Englman also criticized the way the investigations were documented, which was done with forms filled out by hand in some of the districts. Even after the investigators began using computers to document their investigations, they did so using a “slow, inefficient and unsupervised” method that required double the amount of staffers and had a “great potential for mistakes.” In addition, he pointed out that sometimes investigations of a number of family members are conducted at the same time by different investigators – without them knowing they are dealing with a single family. This is how information on infection from within the family is sometimes not collected.
These findings are relevant for the period before the establishment of the Alon headquarters of the Home Front Command for stopping the chains of infection – which began operations during August. The Home Front Command significantly expanded the number of epidemiological investigators, which is now more than 2,000. As a result, according to the Home Front Command, the average time today for the entire process of cutting off the chain of infection is 36 hours. This process includes locating the person who was quite possibly infected, conducting the test, receiving the results, providing the patient with the information, isolating the patient and locating the people who came into contact with the patient. Officials in the Home Front Command said recently that the process will be shortened to 30 hours in a few weeks.
The Health Ministry planned to carry out serological surveys to locate coronavirus antibodies in the blood. These surveys were planned to be conducted a few months after the pandemic broke out, with the goal of providing complementary information on the spread of COVID-19 and the real level of exposure to the virus, the cumulative extent of infection and the population’s immunity to the virus.
To conduct these tests, the Health Ministry purchased 2.4 million test kits at a cost of 112 million shekels ($33 million). But the report states that as of the time it was written, the ministry planned to use only 300,000 of the kits. As for the remaining 2.1 million kits, there was still no plan. In practice, only 250,000 of the testing kits have arrived in Israel as of now, and only about 60,000 had been used as of the beginning of September.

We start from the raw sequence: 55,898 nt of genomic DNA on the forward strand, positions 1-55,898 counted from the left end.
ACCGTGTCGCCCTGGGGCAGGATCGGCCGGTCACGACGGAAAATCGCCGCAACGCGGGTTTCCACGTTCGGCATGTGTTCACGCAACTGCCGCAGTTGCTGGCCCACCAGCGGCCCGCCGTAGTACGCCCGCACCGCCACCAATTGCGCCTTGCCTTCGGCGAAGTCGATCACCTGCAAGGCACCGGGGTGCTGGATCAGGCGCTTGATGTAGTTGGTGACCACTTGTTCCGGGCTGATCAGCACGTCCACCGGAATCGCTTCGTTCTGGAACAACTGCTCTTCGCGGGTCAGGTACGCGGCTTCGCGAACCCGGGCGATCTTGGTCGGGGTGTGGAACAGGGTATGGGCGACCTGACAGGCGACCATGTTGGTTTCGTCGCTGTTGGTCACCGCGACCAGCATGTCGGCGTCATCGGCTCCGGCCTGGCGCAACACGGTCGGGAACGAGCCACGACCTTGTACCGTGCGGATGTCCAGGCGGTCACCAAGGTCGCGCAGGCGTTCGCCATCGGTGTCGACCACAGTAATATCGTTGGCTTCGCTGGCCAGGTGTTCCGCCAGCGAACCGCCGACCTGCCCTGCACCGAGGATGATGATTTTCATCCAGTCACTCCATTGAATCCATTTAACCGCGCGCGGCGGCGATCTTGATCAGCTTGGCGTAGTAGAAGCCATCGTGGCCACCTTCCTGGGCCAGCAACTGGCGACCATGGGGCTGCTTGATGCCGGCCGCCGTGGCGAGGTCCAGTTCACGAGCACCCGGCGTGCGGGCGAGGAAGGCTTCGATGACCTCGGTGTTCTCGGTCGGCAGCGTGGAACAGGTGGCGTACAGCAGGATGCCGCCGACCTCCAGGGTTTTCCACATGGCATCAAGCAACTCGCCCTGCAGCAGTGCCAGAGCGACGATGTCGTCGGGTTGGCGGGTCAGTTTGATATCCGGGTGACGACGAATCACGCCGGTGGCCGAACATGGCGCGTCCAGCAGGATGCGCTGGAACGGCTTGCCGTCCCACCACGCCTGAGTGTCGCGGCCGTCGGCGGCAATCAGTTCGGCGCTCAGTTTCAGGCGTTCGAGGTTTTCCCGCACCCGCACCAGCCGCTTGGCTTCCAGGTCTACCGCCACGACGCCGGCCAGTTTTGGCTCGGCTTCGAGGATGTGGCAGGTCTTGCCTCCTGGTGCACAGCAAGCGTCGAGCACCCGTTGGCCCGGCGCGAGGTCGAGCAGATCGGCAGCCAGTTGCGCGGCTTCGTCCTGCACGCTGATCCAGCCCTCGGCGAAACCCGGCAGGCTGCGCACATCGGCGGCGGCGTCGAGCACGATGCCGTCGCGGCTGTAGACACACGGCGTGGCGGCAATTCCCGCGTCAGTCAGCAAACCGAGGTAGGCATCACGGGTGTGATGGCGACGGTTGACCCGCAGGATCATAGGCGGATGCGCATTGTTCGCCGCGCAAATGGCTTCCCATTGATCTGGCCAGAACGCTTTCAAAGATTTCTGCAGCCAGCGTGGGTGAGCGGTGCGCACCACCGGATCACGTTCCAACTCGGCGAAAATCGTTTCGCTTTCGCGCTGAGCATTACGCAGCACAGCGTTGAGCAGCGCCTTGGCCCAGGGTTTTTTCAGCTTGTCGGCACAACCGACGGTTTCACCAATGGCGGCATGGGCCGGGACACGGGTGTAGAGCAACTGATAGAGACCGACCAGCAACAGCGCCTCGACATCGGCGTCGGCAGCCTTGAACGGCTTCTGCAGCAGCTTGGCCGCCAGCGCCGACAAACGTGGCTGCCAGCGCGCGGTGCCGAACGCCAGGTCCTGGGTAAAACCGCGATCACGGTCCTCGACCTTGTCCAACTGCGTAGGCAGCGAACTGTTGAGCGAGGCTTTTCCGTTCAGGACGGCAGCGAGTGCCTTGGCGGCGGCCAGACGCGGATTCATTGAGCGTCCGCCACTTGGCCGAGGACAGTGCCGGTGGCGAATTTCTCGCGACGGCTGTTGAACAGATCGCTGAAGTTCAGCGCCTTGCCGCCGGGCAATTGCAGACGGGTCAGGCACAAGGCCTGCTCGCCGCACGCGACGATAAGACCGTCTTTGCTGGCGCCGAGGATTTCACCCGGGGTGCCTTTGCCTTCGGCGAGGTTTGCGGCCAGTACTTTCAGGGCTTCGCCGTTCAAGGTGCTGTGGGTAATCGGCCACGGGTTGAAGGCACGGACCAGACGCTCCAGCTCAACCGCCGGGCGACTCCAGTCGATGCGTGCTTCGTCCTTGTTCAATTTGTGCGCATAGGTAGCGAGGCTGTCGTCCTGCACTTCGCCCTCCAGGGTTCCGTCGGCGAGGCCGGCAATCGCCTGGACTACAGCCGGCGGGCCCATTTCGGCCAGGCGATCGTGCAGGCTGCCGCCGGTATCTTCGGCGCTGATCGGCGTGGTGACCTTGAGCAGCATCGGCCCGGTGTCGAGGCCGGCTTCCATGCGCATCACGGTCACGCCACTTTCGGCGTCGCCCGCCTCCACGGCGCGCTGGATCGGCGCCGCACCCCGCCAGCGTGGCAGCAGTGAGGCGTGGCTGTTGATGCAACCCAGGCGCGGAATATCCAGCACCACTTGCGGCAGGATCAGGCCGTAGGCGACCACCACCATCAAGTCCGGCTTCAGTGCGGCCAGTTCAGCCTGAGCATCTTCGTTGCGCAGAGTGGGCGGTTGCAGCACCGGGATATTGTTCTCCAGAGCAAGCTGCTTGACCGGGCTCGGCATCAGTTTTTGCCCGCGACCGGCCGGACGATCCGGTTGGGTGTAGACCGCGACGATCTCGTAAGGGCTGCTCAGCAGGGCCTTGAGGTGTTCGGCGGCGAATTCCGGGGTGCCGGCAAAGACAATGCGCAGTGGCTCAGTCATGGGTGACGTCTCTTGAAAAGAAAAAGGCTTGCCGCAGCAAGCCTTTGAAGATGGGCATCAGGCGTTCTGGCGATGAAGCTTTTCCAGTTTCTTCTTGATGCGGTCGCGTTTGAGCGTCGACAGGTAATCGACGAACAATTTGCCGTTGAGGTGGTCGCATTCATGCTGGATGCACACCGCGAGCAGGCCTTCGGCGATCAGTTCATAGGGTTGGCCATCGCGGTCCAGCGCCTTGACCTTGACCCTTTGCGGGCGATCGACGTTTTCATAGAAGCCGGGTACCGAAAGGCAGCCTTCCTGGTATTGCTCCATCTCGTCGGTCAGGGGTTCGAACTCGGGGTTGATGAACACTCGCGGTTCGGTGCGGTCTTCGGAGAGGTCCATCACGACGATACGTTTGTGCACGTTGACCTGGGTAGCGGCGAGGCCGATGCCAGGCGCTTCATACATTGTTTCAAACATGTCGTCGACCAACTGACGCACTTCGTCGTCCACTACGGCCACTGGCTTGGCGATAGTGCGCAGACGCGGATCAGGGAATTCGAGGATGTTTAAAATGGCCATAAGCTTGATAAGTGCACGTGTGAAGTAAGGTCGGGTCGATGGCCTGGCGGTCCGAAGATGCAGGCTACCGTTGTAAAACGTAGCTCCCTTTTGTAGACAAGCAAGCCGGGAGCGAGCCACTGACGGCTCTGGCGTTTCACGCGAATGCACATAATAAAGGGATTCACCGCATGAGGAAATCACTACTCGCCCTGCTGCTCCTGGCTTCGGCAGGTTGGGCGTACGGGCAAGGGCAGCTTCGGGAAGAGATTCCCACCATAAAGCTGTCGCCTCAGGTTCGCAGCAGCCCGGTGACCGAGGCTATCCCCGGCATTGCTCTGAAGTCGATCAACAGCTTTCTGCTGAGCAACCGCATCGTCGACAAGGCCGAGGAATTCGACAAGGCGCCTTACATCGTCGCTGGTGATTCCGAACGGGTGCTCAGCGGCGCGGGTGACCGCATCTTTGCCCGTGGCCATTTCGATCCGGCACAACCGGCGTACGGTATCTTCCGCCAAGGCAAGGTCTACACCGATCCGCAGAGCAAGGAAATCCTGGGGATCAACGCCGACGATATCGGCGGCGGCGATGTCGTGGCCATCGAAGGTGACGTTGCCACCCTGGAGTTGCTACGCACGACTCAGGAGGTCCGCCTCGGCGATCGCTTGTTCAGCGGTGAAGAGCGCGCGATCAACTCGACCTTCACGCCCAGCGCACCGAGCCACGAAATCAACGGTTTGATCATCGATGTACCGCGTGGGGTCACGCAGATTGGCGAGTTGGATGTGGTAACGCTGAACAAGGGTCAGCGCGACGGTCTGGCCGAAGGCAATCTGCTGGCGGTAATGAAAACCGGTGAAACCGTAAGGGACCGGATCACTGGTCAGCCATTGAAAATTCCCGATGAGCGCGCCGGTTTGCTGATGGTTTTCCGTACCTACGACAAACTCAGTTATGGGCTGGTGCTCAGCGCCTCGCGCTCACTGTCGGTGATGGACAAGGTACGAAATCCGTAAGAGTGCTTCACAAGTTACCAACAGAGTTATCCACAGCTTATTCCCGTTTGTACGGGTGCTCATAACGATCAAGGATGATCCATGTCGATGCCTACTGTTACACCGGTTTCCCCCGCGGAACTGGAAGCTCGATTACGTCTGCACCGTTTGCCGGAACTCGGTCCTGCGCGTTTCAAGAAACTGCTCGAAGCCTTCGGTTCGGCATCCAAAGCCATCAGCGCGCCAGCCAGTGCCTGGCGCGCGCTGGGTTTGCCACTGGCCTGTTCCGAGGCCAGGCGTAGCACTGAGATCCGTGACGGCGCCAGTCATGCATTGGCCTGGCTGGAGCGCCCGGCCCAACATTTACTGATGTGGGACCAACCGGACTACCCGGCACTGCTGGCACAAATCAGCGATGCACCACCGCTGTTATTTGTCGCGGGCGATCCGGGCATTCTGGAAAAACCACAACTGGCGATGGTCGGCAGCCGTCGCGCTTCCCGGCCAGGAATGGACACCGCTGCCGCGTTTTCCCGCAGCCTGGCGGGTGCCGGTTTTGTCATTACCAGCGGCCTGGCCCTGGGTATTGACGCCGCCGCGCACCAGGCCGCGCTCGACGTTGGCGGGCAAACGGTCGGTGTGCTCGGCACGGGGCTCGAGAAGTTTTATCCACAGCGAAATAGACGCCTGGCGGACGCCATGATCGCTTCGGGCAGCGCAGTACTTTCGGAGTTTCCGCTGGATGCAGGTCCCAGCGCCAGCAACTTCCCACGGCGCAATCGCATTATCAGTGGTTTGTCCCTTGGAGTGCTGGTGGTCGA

The Health Ministry’s original plan was to conduct a nationwide serological survey including at least 150,000 tests, and a few other surveys in Bnei Brak, using 7,500 kits. But in practice the numbers were much smaller. Only 55,000 people participated in the nationwide testing, and 4,500 in Bnei Brak. This month the Health Ministry presented the results of the serological surveys conducted from June through August – whose effectiveness was damaged because of the delay in releasing the results – and said that they intended on carrying out additional serological testing later.
36% of deaths in old-age homes
Englman also criticized the way the 71,000 elderly people living in nursing homes and assisted living facilities were treated. He pointed out that 36 percent of those who died from COVID-19 at the beginning of October were elderly persons from these institutions – 619 out of 1,710. After the levels of infection and mortality in nursing homes became clear, the Health Ministry established a unit in April for dealing with these people. But this unit did not make sure that all workers who came into contact with the residents were tested for the virus, and they did not have an overall picture of the situation, said Englman.
During the period when the report was written, there were only 440 beds in geriatric institutions allocated for the residents infected with COVID-19. This was true even though the Health Ministry set a goal of 1,000 such beds. Englman said that this shortage of beds prevented hospitals from releasing elderly people who had been hospitalized. An examination conducted by comptroller’s office staff in August found an average of 45 elderly people hospitalized per day in general hospitals – even though the medical staff thought it possible to transfer them to a geriatric hospital. “If those same senior citizens had been transferred for hospitalization in the coronavirus wards in geriatric hospitals, it would have been possible to make available beds in the general hospitals for hospitalizing coronavirus patients from the general population,” states the report. But Health Ministry officials said that today there are more than 1,000 beds for such purposes, and today some are not being used.